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Water Quality at Stake in New Coal-Mining Pollution Rules

PHOTO: Kentuckians are advocating for clean-water protections as the state updates its discharge regulations on coal operations, such as this coal conveyor outside Portal 31 in Benham. Photo credit: Shawn Poynter/Rural Archive and Kentuckians For The Commonwealth.
PHOTO: Kentuckians are advocating for clean-water protections as the state updates its discharge regulations on coal operations, such as this coal conveyor outside Portal 31 in Benham. Photo credit: Shawn Poynter/Rural Archive and Kentuckians For The Commonwealth.
June 25, 2014

FRANKFORT, Ky. - Voicing concerns about the quality of their water, some Kentuckians are telling the state's regulatory agency that it would be a huge mistake to continue allowing a general, "one size fits all" approach to monitoring pollution discharges from coal-mining operations.

Lynch resident Stanley Sturgill is among those asking the Kentucky Division of Water to require individual permits for coal mining and processing.

"All these streams, I don't care where you're at, everything's different," she said, "and to put everything under one permit, you're just gambling, any way you look at it, that it will take care of anything. It just causes trouble, any way you look at it."

With Kentucky's current "General 402 Permit" for coal mining set to expire July 31, clean-water advocates are pushing for pollution limits to be tailored to the specific types of discharges at each mine site.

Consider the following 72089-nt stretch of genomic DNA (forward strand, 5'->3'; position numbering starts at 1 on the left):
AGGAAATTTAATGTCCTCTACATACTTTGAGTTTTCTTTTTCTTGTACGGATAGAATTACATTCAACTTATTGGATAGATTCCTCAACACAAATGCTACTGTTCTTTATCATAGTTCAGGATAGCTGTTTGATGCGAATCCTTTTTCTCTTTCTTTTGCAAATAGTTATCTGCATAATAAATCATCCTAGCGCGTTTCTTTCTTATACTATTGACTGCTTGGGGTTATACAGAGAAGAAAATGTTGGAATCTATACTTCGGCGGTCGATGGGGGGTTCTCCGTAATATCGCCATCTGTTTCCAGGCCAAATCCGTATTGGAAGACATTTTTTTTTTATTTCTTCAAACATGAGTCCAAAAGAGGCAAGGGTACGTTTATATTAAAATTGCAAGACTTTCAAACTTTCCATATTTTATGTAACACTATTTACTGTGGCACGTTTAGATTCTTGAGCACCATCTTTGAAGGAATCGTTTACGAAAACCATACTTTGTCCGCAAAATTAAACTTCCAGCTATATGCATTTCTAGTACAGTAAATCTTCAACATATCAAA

The state also is getting pushback about its proposal to drop a current requirement that no general-permit discharges are allowed within five miles upstream of a public water intake. It's of particular concern to Sturgill and others who live at the base of the state's highest peak, Black Mountain in Harlan County. He said that's where a coal company wants to do surface mining in the watershed, which feeds three streams and an underground reservoir that supply drinking water for the towns of Lynch and Benham.

"We have one of the last true, pristine drinking-water facilities that is in the state of Kentucky," he said. "So, when you've got an asset like that, why in the world do you want to destroy it?"

State officials say the five-mile protection is not needed because the prohibition exists in other statutes. The new permit ultimately must be approved by the federal Environmental Protection Agency.

Those assurances aren't enough for Benham resident Carl Shoupe and others, who fear valley fill from strip-mining would pollute the water.

"All that crap is going to be pushed right down into those feeder streams," Shoupe said. "I mean, it's a no-brainer, man - our water's cooked."

Greg Stotelmyer , Public News Service - KY